For more than 50 years it has been known that aircraft can punch large holes or carve out canals inside clouds as they pass through them – but no-one had been able to explain exactly why this happens. Now researchers in the US have identified the cause by comparing satellite images of clouds with the results of computer modelling. They say that the phenomenon could lead to extra precipitation in the vicinity of major airports.

Humans can encourage rain or snow by "seeding" clouds – dispersing small particles into the atmosphere. These particles act as nuclei onto which droplets of liquid water inside clouds can freeze, producing ice crystals that, when large enough, fall to Earth in the form of snow or rain. These droplets often exist in a "supercooled" state at temperatures as low as –38 °C and the introduction of particles into clouds raises this minimum temperature.

In the latest work, Andrew Heymsfield of the National Center for Atmospheric Research (NCAR) in Boulder, Colorado, and colleagues identify a similar process at work when aircraft pass through clouds. In this case it is not added particles that act as the crystallization nuclei but ice particles themselves. Droplets of liquid water within the clouds are frozen owing to the cooling effect of air being expanded behind propeller tips or over the wings of jet aircraft. Indeed, the former produces as much as 30 °C of cooling and the latter up to 20 °C. These ice crystals attract further droplets via evaporation, because less energy is needed to vaporize droplets over ice than is required over liquid water. Once in contact with the crystals the vapour condenses and freezes, causing the crystals to expand. The crystals then fall to Earth, creating a hole in the cloud.

Upwards and outwards

However, Heymsfield and his group believe that an additional mechanism was needed to extend this process throughout a cloud and generate a hole much larger than the aircraft itself. Their hypothesis is that the latent heat liberated when droplets freeze is enough to warm the air surrounding the ice crystals such that the crystallized region expands upwards and in so doing freezes the water droplets immediately above it. This process continues upwards until the crystallized region reaches the top of the cloud, at which point the cloudless air above forces the expanding crystallization sideways. When the crystals then fall to Earth as snow they leave a hole in the cloud that gets larger as the lateral expansion progresses.

To put the hypothesis to the test, the team used satellite images of a layer of cloud over Texas. The images, collected at 15-minute intervals over a period of four hours in January 2007, showed the growth and then disappearance of a number of holes and canals in the cloud. Canals are generated by aircraft passing through the cloud with a more horizontal trajectory.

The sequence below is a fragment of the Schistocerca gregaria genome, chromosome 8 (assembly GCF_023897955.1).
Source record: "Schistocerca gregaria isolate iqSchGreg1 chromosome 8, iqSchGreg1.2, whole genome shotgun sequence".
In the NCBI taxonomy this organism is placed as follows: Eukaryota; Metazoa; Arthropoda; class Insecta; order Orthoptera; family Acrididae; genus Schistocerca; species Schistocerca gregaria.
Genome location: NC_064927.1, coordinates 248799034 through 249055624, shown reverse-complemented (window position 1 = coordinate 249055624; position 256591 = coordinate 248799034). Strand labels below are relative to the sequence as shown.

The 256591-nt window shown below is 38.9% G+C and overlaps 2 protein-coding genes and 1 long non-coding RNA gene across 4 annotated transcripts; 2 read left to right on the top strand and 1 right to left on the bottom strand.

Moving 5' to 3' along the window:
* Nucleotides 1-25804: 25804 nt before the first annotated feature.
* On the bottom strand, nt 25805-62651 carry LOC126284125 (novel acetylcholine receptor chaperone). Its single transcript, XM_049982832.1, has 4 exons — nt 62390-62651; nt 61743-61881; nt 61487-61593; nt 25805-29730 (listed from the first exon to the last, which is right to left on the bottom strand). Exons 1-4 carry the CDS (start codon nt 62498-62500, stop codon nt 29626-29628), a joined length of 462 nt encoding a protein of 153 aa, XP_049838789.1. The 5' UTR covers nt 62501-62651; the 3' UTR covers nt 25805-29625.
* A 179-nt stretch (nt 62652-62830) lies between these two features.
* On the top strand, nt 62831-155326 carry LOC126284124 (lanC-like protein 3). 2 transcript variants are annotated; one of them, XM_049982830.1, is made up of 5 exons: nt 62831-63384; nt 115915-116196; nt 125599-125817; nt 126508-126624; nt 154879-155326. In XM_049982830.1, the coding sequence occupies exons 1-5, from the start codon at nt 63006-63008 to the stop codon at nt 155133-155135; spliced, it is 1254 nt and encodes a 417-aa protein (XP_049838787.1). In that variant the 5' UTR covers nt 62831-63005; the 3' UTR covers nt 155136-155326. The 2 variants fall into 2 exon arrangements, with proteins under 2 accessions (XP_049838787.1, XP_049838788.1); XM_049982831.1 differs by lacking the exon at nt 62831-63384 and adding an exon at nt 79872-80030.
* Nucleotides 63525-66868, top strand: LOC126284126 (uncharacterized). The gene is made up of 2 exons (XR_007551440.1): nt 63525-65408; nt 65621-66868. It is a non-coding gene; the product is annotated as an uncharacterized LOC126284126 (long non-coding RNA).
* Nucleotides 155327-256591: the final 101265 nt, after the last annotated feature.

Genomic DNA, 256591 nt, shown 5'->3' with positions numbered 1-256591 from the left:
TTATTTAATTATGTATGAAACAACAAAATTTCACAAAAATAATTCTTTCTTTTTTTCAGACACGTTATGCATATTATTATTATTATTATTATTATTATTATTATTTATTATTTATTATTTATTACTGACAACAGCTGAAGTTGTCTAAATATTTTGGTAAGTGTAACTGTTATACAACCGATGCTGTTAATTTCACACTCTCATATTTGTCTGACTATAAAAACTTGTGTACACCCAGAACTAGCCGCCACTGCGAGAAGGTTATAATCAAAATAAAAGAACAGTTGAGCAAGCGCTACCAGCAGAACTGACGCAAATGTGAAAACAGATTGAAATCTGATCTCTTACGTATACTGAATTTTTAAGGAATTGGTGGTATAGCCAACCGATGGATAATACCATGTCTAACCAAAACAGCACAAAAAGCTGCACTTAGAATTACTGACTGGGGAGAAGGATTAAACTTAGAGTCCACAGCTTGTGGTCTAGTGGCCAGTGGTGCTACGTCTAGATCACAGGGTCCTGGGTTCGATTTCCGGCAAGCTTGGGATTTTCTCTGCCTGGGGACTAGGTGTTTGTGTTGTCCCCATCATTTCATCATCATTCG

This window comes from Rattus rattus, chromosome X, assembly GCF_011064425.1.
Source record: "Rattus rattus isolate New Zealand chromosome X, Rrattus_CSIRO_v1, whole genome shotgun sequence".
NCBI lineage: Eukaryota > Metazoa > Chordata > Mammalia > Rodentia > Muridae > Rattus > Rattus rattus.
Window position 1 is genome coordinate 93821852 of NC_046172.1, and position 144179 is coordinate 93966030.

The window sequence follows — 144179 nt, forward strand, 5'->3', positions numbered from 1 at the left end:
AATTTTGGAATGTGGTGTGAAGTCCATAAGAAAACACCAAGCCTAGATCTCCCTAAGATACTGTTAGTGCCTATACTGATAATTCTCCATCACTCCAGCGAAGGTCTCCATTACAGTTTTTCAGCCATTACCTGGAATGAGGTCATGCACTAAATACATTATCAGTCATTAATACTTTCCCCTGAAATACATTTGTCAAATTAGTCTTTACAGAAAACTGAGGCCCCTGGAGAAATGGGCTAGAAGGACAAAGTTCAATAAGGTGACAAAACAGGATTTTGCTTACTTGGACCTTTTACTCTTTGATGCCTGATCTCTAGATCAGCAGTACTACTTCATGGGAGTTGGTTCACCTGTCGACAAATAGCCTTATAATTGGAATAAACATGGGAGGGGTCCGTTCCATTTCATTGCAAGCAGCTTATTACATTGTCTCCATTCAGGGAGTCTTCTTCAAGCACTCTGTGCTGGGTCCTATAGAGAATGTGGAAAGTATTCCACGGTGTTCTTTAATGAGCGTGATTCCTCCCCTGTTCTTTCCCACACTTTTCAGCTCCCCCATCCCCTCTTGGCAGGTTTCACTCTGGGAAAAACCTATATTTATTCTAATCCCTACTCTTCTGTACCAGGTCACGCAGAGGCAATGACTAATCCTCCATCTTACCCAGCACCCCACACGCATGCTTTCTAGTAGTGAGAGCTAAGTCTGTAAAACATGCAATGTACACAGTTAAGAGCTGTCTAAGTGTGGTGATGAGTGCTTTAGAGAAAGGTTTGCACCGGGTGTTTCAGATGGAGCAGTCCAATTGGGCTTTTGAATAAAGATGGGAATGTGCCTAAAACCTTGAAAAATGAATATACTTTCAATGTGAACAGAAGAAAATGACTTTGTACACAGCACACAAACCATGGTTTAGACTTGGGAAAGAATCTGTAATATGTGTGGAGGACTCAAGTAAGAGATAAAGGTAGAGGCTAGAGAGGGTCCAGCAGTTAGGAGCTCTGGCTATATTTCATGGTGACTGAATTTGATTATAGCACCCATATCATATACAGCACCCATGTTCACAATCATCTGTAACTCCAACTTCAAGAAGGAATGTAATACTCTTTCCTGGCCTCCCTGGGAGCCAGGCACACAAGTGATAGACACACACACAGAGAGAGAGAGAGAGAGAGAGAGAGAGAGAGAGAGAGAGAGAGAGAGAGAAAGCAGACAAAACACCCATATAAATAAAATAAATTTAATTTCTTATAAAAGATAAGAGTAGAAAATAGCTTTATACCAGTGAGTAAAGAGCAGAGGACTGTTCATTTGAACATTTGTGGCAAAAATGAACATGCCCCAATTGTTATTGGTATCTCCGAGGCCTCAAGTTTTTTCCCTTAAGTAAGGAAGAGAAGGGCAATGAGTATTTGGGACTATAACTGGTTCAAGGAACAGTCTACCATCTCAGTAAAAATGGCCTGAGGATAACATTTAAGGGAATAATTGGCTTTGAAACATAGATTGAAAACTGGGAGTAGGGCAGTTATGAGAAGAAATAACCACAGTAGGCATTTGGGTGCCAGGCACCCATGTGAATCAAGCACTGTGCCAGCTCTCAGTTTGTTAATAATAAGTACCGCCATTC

The researchers then modelled the evolution of the cloud cover by inputting thermodynamic and wind data collected at Fort Worth in Texas into an appropriately-tuned version of the Weather Research and Forecasting model, which has been developed by NCAR, the National Oceanic and Atmospheric Administration and other American weather-related organizations. When they increased the concentration of ice crystals within the modelled clouds in line with the cooling effects expected from a passing aircraft they found that the resulting hole more than doubled in diameter, from 2 km to 4.4 km, between the 30th and the 90th minute of the simulation. This expansion was a good match to that seen in the satellite images and is therefore convincing evidence that the latent-heat hypothesis is correct, argues Heymsfield's group.

Altering local weather

The group says that this phenomenon is unlikely to affect the global climate, but that it could alter the weather around northerly airports. The researchers used lidar and radar data to estimate the abundance of supercooled clouds within a 100 km radius of five major mid-latitude airports and two high-latitude ones. They calculated that an average propeller aircraft will seed clouds on about one of every 20 flights that it makes into or out of these airports, on the basis that they generate ice crystals at air temperatures below –10 °C, and that jet aircraft will do likewise once in every 40 flights, given that they cause crystallization only below –20 °C.

As such, says Heymsfield, increasing air traffic may mean that northerly airports will have to de-ice aircraft more often. He also says that weather data used by climate modellers that is collected at airports in the Arctic and Antarctic may have to be corrected to account for the influence of the air traffic.

Daniel Rosenfeld, an atmospheric scientist at the Hebrew University of Jerusalem in Israel, thinks that the latest research is important because, he says, the cloud-physics community had previously been "mystified" as to how aircraft could be creating "hole-punch" clouds. But he believes that the associated increase in snow or rainfall around airports is likely to be very small, particularly since most of the precipitation will evaporate before it reaches the Earth's surface.

However, Bernhard Mayer of the Ludwig-Maximilians University in Munich believes that the effect could be significant, even if, as he points out, hole-punch clouds are rarely seen. "It could be that visible holes are just the 'tip of the iceberg'," he says, "and that aircraft affect clouds more often that one would infer from visual observations."

The work is reported in Science 333 77.